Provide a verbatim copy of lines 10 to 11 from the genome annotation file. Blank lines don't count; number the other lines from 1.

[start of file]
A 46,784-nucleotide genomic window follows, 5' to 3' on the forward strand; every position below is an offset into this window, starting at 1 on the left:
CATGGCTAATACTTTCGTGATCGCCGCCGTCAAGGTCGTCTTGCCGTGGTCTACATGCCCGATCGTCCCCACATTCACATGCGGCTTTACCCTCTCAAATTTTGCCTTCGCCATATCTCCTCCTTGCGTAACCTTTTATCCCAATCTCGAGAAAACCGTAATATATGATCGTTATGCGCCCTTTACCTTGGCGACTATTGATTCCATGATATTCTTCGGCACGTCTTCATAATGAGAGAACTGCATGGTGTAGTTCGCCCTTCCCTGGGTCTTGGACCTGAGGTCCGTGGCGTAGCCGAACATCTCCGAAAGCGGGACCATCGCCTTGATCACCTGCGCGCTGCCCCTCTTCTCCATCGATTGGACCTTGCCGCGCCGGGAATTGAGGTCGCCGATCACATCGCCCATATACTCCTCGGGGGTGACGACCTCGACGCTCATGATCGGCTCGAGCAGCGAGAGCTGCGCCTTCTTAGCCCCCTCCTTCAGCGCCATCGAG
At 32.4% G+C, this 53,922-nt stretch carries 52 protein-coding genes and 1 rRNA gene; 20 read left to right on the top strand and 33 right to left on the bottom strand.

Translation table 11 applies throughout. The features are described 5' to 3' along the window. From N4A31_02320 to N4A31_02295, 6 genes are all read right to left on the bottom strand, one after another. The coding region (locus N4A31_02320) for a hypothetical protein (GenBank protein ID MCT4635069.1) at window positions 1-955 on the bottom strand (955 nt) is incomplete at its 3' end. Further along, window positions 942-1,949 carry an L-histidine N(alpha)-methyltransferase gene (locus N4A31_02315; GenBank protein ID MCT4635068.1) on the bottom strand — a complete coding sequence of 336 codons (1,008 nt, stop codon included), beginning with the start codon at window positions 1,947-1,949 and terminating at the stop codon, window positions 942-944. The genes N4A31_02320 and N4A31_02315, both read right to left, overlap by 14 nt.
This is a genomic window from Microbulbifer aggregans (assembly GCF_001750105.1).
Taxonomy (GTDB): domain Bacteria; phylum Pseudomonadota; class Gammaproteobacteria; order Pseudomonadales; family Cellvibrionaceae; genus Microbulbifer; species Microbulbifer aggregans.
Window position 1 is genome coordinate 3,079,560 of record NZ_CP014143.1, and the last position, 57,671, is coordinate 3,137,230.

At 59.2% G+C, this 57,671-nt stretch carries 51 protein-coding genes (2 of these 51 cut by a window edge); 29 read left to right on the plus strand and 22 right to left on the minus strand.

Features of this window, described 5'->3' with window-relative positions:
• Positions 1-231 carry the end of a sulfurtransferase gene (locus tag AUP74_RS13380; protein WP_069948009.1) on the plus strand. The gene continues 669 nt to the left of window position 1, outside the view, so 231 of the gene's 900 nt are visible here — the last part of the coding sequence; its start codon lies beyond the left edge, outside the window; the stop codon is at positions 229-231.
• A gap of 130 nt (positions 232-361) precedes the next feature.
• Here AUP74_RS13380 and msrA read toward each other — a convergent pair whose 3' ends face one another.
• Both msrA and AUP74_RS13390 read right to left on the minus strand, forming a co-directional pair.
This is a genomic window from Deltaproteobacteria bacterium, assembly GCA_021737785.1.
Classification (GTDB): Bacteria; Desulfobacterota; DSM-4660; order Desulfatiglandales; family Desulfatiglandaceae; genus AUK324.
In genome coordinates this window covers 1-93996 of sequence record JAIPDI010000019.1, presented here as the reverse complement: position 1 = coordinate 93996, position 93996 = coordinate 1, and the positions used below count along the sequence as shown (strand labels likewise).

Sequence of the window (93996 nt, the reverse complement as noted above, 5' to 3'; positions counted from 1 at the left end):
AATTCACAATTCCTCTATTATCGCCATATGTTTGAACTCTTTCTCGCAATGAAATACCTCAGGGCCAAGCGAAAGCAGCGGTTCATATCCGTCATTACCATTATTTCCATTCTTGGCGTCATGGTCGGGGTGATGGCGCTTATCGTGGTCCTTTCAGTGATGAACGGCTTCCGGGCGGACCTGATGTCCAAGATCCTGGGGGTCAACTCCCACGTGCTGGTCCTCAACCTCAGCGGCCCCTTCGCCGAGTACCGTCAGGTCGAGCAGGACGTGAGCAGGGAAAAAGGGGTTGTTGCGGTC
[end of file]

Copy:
• Positions 1-231 carry the end of a sulfurtransferase gene (locus tag AUP74_RS13380; protein WP_069948009.1) on the plus strand. The gene continues 669 nt to the left of window position 1, outside the view, so 231 of the gene's 900 nt are visible here — the last part of the coding sequence; its start codon lies beyond the left edge, outside the window; the stop codon is at positions 229-231.
• A gap of 130 nt (positions 232-361) precedes the next feature.